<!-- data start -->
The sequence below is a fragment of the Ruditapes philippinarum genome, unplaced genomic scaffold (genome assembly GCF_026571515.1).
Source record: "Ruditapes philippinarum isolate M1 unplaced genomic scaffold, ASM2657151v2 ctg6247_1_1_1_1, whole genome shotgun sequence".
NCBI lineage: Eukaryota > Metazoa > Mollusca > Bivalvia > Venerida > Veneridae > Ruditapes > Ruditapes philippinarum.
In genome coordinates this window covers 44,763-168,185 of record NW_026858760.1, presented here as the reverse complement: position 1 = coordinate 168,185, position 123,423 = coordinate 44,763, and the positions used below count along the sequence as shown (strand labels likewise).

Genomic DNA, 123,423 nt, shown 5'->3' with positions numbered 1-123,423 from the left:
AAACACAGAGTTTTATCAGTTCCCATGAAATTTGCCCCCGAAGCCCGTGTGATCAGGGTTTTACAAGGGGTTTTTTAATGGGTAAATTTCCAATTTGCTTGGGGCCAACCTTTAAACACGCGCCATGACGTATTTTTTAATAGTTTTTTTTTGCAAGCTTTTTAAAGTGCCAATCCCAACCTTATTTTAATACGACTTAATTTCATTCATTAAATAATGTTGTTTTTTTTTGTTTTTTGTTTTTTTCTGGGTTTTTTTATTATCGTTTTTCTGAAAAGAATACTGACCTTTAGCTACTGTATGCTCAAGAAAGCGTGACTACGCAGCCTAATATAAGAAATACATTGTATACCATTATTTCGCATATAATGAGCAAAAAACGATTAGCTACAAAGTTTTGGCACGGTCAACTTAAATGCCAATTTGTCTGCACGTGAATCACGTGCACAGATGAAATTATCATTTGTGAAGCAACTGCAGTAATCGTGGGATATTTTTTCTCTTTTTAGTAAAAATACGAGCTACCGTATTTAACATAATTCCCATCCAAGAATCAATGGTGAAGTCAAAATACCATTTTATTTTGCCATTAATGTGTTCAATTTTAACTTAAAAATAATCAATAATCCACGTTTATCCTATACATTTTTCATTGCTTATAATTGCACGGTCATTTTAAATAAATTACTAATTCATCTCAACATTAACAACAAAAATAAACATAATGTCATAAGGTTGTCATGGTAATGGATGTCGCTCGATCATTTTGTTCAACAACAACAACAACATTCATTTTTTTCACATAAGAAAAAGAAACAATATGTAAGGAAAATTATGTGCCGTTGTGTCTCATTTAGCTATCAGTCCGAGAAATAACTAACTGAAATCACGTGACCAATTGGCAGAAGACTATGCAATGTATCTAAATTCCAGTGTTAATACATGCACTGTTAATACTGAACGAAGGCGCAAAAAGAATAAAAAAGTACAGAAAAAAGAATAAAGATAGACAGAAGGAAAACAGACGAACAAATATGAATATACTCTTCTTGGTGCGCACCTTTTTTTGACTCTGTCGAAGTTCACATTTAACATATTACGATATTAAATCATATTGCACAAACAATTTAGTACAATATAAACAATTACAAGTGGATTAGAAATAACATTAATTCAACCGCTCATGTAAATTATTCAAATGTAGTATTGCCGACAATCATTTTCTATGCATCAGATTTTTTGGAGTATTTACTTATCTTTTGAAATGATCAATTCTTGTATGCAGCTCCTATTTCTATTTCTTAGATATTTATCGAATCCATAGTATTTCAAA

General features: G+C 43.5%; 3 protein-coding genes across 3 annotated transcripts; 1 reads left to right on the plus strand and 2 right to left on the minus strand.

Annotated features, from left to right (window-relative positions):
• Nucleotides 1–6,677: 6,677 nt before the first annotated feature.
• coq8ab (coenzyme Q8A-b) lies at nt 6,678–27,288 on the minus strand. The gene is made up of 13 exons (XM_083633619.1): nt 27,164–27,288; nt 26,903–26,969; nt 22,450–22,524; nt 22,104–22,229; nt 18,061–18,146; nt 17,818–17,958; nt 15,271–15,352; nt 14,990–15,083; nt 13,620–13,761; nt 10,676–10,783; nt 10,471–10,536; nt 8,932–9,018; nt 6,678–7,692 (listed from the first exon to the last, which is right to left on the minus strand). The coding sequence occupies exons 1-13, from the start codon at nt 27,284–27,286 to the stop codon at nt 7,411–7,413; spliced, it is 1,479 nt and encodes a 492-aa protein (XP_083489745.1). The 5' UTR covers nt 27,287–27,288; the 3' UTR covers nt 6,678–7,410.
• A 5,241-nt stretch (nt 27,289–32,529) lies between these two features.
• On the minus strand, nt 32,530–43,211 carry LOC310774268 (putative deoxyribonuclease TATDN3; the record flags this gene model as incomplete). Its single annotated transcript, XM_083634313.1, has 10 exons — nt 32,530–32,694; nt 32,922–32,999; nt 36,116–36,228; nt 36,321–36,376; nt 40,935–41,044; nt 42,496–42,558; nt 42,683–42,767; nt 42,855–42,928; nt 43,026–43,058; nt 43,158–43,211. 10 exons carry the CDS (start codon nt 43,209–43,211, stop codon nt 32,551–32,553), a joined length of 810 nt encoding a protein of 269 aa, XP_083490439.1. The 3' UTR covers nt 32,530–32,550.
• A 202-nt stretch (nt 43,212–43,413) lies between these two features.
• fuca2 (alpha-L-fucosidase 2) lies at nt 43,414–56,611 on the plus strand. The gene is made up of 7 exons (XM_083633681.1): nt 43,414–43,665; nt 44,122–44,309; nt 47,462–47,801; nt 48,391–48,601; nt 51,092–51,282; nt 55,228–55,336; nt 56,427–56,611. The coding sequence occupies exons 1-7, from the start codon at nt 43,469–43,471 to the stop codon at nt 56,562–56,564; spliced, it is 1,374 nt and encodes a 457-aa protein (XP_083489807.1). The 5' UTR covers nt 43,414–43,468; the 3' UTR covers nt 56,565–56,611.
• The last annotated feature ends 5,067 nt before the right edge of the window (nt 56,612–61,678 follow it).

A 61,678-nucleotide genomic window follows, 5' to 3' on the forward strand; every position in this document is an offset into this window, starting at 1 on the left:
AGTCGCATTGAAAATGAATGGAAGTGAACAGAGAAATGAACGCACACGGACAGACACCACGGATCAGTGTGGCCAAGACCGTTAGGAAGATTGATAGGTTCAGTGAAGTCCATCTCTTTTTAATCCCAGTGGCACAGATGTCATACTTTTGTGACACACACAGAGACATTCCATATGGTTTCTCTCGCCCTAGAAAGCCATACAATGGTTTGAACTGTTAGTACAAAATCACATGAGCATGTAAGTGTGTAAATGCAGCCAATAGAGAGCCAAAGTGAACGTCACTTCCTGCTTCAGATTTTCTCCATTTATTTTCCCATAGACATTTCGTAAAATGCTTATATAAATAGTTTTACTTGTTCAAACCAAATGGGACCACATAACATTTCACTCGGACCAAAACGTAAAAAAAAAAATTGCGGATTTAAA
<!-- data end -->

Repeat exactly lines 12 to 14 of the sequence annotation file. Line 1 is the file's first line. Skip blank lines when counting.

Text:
• On the minus strand, nt 32,530–43,211 carry LOC310774268 (putative deoxyribonuclease TATDN3; the record flags this gene model as incomplete). Its single annotated transcript, XM_083634313.1, has 10 exons — nt 32,530–32,694; nt 32,922–32,999; nt 36,116–36,228; nt 36,321–36,376; nt 40,935–41,044; nt 42,496–42,558; nt 42,683–42,767; nt 42,855–42,928; nt 43,026–43,058; nt 43,158–43,211. 10 exons carry the CDS (start codon nt 43,209–43,211, stop codon nt 32,551–32,553), a joined length of 810 nt encoding a protein of 269 aa, XP_083490439.1. The 3' UTR covers nt 32,530–32,550.
• A 202-nt stretch (nt 43,212–43,413) lies between these two features.
• fuca2 (alpha-L-fucosidase 2) lies at nt 43,414–56,611 on the plus strand. The gene is made up of 7 exons (XM_083633681.1): nt 43,414–43,665; nt 44,122–44,309; nt 47,462–47,801; nt 48,391–48,601; nt 51,092–51,282; nt 55,228–55,336; nt 56,427–56,611. The coding sequence occupies exons 1-7, from the start codon at nt 43,469–43,471 to the stop codon at nt 56,562–56,564; spliced, it is 1,374 nt and encodes a 457-aa protein (XP_083489807.1). The 5' UTR covers nt 43,414–43,468; the 3' UTR covers nt 56,565–56,611.